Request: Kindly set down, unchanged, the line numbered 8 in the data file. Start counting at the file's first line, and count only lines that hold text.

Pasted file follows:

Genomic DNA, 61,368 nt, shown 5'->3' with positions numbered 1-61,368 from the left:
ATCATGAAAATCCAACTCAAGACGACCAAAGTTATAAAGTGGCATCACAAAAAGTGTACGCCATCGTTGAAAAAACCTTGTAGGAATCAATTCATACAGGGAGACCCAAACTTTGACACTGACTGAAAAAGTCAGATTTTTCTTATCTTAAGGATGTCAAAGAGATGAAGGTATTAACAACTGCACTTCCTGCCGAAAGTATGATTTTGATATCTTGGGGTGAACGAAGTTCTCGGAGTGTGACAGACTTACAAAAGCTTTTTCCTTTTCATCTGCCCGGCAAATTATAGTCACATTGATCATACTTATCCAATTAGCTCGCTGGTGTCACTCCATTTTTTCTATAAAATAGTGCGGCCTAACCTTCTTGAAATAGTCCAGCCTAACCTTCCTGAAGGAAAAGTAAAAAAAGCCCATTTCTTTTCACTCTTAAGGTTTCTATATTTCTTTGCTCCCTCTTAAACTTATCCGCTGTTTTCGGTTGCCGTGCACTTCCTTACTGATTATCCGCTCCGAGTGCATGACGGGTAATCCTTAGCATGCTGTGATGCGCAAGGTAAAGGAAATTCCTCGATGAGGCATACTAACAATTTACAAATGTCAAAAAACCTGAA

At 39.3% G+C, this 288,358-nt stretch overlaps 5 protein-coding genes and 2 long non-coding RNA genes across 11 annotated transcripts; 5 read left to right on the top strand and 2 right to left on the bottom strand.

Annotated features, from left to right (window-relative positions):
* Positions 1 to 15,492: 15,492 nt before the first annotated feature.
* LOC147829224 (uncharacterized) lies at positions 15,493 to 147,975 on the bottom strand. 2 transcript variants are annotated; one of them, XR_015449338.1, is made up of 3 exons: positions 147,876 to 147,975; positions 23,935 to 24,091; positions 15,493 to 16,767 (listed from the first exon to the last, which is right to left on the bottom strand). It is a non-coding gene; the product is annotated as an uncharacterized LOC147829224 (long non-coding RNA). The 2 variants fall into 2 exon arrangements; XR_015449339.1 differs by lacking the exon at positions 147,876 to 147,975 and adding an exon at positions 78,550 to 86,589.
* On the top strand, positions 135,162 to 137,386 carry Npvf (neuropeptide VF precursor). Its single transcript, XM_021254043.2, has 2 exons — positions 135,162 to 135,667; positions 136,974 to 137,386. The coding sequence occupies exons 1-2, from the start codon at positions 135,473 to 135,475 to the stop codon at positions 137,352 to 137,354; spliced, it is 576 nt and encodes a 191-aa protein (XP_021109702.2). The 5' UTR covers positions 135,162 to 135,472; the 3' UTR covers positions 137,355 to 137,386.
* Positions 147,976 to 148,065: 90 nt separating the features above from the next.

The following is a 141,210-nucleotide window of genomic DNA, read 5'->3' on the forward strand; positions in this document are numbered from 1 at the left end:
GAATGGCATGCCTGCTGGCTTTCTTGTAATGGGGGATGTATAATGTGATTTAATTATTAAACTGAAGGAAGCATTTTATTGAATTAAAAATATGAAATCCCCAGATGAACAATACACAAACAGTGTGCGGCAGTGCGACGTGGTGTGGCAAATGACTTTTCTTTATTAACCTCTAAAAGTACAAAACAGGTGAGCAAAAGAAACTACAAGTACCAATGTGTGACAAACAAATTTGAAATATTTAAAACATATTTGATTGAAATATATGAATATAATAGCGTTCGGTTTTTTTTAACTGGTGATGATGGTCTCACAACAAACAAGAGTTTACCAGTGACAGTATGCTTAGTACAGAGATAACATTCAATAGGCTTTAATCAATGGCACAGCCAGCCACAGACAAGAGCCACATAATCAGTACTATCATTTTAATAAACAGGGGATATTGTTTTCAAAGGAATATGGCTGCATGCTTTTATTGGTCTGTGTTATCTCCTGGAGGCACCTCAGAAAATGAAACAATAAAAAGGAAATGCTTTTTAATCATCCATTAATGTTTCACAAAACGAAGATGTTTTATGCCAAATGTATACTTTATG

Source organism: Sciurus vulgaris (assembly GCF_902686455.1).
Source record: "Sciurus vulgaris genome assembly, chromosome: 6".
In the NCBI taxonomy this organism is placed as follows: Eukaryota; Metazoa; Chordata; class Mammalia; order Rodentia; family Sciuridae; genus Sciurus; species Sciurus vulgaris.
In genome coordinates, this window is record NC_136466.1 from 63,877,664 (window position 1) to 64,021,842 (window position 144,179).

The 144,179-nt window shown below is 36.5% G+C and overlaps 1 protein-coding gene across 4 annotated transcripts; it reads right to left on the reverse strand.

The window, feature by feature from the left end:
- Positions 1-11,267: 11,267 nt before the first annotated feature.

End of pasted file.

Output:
* Positions 147,976 to 148,065: 90 nt separating the features above from the next.